In The Valley Of Elah, a young soldier goes missing from a military base in New Mexico after returning from his tour of duty in Iraq. Hank Deerfield (Jones), a retired military policeman, is suspicious of his son
The anamorphically enhanced 2.37:1 DVD shows a washed-up image, with blown-out colors that also look under-saturated when outdoors. Indoors colors can look more natural, but not always. There are also times at night when colors are fairly natural-looking. Fleshtones generally look pallid. Resolution is good, with fine textures that can look sharp and detailed. Black levels are relatively high, but shadow delineation is adequate. Still, there are times when the image can look overly soft. Pixel breakup and compression artifacts can be recognized from time to time, and, while minor, edge enhancement is noticeable. (Danny Richelieu)
Reason #80 Why Readers Love Widescreen Review:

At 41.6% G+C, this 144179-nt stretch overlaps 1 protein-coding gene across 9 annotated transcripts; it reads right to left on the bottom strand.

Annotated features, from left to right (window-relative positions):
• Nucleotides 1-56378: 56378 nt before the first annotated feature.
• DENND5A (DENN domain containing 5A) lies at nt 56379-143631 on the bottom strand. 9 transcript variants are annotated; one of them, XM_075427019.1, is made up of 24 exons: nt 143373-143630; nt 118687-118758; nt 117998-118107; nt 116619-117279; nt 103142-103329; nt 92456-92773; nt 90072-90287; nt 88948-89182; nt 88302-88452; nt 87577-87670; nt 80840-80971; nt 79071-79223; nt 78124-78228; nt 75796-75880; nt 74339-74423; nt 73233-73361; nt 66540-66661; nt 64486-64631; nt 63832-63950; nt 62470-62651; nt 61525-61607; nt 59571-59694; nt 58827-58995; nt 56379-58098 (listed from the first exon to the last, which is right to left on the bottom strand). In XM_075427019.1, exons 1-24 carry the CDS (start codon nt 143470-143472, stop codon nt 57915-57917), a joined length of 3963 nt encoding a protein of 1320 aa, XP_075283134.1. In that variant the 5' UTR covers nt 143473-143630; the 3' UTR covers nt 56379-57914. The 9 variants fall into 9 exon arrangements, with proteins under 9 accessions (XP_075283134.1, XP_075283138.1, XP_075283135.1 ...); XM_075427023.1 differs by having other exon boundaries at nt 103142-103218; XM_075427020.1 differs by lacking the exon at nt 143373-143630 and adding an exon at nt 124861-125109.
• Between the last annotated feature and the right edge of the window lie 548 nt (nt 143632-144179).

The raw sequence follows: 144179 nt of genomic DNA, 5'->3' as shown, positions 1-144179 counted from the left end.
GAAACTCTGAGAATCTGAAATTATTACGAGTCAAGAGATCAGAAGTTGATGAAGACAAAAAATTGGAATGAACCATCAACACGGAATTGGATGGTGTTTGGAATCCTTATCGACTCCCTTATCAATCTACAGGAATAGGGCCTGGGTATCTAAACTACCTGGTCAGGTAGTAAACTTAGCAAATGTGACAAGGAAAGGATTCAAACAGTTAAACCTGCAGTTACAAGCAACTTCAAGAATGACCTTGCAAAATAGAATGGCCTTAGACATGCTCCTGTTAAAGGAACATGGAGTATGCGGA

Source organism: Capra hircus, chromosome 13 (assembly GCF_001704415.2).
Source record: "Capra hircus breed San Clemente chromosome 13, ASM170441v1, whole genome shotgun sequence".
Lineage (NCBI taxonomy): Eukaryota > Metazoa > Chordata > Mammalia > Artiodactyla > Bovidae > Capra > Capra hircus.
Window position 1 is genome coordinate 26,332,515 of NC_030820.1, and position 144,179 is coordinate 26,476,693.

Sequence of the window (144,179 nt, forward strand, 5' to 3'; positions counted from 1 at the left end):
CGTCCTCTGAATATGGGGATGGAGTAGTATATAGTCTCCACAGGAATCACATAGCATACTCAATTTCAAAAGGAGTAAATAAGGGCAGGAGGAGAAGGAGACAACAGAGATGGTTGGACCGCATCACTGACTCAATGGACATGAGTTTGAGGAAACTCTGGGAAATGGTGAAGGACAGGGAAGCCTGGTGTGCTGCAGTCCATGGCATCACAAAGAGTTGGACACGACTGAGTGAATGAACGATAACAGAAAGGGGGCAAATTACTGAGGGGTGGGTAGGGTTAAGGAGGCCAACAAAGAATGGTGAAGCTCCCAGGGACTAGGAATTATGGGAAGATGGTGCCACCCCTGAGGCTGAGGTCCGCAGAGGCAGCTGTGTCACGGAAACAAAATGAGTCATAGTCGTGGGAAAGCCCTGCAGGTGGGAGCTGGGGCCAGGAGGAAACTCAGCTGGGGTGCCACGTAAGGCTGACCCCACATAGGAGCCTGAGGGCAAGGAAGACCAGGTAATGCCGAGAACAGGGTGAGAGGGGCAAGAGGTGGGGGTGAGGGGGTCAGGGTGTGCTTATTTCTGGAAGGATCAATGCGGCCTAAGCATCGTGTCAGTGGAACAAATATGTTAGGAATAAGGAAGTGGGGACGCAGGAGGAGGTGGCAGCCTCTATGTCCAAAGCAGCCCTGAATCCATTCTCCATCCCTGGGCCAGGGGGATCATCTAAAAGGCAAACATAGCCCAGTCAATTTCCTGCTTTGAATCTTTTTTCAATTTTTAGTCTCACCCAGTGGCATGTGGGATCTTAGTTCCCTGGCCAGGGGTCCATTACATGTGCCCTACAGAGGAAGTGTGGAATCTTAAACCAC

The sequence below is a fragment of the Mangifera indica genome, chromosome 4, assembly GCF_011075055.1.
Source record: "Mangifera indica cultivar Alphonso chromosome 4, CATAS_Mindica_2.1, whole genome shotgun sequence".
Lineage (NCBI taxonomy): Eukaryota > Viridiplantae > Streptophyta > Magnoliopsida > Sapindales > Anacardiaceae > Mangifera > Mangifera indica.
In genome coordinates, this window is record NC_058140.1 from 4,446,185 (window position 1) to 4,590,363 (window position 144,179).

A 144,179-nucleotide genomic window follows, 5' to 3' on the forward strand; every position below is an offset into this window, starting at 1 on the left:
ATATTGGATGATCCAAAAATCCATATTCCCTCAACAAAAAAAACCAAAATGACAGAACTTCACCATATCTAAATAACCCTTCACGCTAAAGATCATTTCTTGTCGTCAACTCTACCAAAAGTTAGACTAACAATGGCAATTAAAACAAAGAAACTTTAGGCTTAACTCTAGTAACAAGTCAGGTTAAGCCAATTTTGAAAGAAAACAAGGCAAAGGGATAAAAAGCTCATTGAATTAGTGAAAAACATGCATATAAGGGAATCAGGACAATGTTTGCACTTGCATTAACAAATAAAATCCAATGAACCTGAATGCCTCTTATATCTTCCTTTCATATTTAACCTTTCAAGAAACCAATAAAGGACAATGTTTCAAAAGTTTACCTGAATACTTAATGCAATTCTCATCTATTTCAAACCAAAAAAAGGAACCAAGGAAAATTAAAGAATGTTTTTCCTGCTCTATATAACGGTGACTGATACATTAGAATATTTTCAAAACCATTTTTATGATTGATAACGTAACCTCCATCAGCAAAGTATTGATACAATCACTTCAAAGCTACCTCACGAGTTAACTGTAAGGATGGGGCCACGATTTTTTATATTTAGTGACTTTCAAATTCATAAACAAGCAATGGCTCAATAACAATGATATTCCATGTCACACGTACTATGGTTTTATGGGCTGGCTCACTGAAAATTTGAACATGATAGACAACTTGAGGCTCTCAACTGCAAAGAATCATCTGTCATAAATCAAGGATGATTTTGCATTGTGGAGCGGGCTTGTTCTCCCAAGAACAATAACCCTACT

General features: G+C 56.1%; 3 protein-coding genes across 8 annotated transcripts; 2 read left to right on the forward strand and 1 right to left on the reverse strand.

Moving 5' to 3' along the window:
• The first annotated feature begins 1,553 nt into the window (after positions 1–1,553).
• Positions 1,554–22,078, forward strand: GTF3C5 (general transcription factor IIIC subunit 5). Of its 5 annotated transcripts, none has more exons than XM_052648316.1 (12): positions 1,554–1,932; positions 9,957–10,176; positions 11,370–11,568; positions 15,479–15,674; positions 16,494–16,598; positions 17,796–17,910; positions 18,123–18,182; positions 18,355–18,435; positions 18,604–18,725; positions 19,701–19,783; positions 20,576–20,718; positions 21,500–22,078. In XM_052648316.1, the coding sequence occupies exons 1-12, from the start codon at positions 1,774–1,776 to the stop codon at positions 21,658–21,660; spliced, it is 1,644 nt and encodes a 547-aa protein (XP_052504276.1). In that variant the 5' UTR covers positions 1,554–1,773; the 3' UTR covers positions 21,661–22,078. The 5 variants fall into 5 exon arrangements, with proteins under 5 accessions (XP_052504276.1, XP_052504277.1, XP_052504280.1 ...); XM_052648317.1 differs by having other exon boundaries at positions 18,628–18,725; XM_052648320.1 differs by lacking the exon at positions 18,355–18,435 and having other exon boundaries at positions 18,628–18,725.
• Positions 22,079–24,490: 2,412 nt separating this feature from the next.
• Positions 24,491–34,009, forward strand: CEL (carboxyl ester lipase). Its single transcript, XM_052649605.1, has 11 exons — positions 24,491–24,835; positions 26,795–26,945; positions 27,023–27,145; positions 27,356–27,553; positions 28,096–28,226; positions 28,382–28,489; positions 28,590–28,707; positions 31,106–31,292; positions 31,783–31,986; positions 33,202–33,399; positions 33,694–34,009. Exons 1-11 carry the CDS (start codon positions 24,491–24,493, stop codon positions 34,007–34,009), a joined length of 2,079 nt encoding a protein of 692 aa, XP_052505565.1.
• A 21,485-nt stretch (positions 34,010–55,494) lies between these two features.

I subscribe to several magazines because each one has a different bias, and they obviously don't always write about the same things. I purchase magazines at the newsstand when a particular article or review interests me enough that it's a keeper. I consider Widescreen Review to have the most professional bias of the home theatre magazines. Whereas something like Sound & Vision, I would consider to be more of a consumer bias. One of the things I like about Widescreen Review is the articles about the industry and technical articles (e.g., room setup). I also like its detailed equipment reviews that tell it like it is. One other item of note would be the DVD reviews. I like the ratings, the short descriptions, and the technical information.